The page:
Unconventional is the term I use to describe my parent’s decision to leave Ethiopia to come to the U.S. in 1993. At the time, I was three, my brother five, and my sister seven. Our home was also filled with our uncles who were all in their twenties. My dad was the oldest of ten boys, so at various points he had his brothers live with us to attend school in the capital city instead of them foregoing education in the villages where they grew up. My dad decided that he needed better than he had for his owns kids, so he and my mom left and we stayed behind. It would be two-and-a-half years later that my brother, sister and I finally reunited with my parents in Washington D.C. I often thought my dad was an impulsive person, and was angry with him for the deep-rooted feelings of abandonment my siblings and I felt from being separated from him and my mom. But over the years I have learned that he is calculated, fearless, and proceeds forcefully to get what he needs for his family. He is the high risk, high reward type of individual that I wish that I could instinctively be.

The Nation’s Capital.

My mom had a distant relative in Maryland they were supposed to stay with until they found an apartment of their own. Though my father’s pride had them out of there less than a week after their arrival. They slept in various train stations in the D.C. area until my dad earned enough money from his fast-food chain gig where he quickly became manager, to get an apartment. My mom eventually found a nanny position for a wealthy Jewish family. I don’t know all of the details regarding my parent’s struggles during those years, but I know life was unimaginably difficult for them. My siblings and I arrived to a tiny studio apartment, but over the years our living quarters steadily got larger. Despite not being educated “professionals” – an opportunity they instead saved for their kids – my parents became homeowners, small business owners, and money saving machines.

My Practice?

I got a nice dose of humble pie by my dad when I went home for winter break. I could not wait to tell him that being a Columbia law student means my first gig out of law school could be $160,000 a year plus a bonus in big law! I was waiting for those kinds of smiles a father gives when he is proud of his child. I’m not sure why I even thought that, anyone who knows my dad knows he doesn’t smile unless forced. My friends have always been petrified of him that they prepped themselves to come over my house. Although I know he loves me because of his actions, especially in the moments where he is scared to lose me. For example, one time I got really sick in college, and the University thought I had the swine flu. My dad dropped everything and cut a commute of 2 hours in half to pick me up. His face that day captured his love for me no words could define. Anyways, my dad looked at me with one of his looks that make me feel silly. He said, “What is this work to make a stranger rich that is making you feel proud. You are going to open up your own practice, focus on subjects that will make you in demand.” I knew I had aspirations of opening my own practice, but that always seemed like a long-term goal. I wondered why it was so obvious to him that it could happen immediately. After our conversation, I initially wrote off my dad’s comments as typical of an immigrant mindset about owning a business as the ultimate goal. I was still so caught up that big law didn’t avail itself to just anyone.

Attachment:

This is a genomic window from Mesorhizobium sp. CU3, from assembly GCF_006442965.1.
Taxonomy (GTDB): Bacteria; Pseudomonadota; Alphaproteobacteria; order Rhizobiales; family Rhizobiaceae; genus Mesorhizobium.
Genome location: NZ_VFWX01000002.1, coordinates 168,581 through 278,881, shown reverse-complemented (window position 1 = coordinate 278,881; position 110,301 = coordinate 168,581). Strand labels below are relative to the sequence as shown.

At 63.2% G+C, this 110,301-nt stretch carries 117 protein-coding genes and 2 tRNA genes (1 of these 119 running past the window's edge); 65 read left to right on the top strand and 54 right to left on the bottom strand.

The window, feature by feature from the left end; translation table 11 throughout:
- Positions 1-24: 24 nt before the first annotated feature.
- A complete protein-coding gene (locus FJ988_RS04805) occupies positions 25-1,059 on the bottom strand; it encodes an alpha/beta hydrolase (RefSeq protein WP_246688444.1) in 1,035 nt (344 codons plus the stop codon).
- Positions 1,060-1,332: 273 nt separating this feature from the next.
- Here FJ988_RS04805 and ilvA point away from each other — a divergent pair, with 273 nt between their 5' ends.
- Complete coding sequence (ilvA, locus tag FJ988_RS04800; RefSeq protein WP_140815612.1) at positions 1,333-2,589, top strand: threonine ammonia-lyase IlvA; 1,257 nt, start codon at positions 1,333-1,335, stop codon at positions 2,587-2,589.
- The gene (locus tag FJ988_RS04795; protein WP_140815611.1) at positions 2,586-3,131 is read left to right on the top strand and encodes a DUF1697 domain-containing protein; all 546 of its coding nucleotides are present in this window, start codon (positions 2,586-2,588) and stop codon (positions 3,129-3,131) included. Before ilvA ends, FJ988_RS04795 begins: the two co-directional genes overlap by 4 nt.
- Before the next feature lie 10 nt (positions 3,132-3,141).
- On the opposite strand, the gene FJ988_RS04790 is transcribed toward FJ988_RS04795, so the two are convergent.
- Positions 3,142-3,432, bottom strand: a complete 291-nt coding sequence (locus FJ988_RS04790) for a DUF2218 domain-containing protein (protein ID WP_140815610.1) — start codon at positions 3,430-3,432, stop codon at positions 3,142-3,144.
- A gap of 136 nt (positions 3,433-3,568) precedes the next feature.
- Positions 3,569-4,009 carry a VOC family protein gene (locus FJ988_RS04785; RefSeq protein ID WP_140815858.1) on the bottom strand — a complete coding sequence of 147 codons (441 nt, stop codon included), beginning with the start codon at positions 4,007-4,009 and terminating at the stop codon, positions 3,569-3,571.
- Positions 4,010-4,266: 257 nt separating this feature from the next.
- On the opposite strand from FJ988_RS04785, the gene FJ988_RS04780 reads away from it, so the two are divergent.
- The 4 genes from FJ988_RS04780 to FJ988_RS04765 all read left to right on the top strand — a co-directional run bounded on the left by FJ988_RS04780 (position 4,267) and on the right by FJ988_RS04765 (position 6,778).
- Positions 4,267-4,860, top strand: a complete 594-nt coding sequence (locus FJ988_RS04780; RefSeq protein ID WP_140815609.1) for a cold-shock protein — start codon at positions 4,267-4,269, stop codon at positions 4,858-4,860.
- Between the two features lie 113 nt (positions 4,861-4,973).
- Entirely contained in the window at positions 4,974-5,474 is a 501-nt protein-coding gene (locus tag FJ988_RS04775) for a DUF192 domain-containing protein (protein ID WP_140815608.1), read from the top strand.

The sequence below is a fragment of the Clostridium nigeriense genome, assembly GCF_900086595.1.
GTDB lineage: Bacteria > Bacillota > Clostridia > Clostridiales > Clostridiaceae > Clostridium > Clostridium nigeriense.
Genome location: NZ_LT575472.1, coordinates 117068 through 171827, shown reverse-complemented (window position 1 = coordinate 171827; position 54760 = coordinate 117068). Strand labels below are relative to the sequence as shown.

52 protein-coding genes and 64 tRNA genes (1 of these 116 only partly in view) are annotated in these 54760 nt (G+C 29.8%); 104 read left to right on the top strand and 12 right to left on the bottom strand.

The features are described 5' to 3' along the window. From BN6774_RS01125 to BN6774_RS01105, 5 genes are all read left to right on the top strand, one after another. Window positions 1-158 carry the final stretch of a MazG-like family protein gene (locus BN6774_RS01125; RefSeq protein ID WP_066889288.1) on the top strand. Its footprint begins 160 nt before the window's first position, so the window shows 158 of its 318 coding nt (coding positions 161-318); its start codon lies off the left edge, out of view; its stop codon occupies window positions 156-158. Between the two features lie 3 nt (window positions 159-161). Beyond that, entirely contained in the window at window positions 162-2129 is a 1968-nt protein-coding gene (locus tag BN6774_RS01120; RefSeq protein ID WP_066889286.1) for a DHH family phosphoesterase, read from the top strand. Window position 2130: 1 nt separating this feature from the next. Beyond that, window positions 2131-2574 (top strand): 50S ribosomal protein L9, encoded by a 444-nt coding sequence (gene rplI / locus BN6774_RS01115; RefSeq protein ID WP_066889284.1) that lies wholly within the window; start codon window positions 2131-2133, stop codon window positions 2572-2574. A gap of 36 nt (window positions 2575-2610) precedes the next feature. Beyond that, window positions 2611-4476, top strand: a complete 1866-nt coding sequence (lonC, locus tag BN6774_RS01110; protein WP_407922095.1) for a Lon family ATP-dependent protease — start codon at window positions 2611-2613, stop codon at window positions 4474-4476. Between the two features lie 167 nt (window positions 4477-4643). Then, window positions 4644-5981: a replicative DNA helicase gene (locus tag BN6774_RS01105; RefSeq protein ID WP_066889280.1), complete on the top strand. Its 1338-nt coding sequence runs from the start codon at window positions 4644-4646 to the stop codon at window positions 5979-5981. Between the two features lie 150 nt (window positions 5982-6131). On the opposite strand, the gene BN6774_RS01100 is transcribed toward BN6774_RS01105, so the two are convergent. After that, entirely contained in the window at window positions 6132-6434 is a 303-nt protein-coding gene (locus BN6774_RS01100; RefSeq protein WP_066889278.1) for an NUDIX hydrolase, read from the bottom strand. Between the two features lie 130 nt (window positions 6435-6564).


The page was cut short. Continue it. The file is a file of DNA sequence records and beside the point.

Back to Fear.

After winter break, I began this course, where for the first time the same notions my father preaches, are reiterated by a law professor. Sad to say but it gave the idea more legitimacy for me. Earlier in the semester, you taught us about the nuts over bolts method of running a practice, and told us that your monthly goal was ensuring that your nuts stayed lower than your bolts. That same class you looked out at our class, looked at most of us in our eyes, and said that you can feel how scared we all were.

The more I analyze why it is I am so apprehensive about beginning my own practice straight out of law school, the more I realize it is largely because of that fear you picked up on. It doesn’t feel like my experience is the all or nothing kind my parents faced to make life better for us. For me, it feels like I can enter the pawn shop, get my 160k and have my community say, “hey that Abebe kid has really made something of herself” even if I am miserable OR take the road of uncertainty to being my own boss but potentially create something good. I am scared about starting my own practice, because I am scared about failure. More specifically, I am scared about hiring people who will depend on me for their livelihood. I am scared about not knowing enough and advising clients on matters that could make or break them. I am scared that I am losing my Amharic speaking capabilities and predict that a good portion of my clientele will probably be Ethiopian who will need that. I’m still not at the point where I have decided just exactly what I will do, but I think confronting this apprehensions is a start. I’m also tailoring the rest of my time in law school to gain the most amount of practical experience that I can get.


Revision 5r5 - 15 Jun 2017 - 20:01:15 - DavidManadom
Revision 4r4 - 16 May 2017 - 00:26:20 - JustinMaffett
Revision 3r3 - 15 Apr 2016 - 23:14:40 - WendyCai
Revision 2r2 - 01 Apr 2016 - 17:02:33 - EmiL
Revision 1r1 - 02 Jun 2015 - 05:16:40 - SuzanAbebe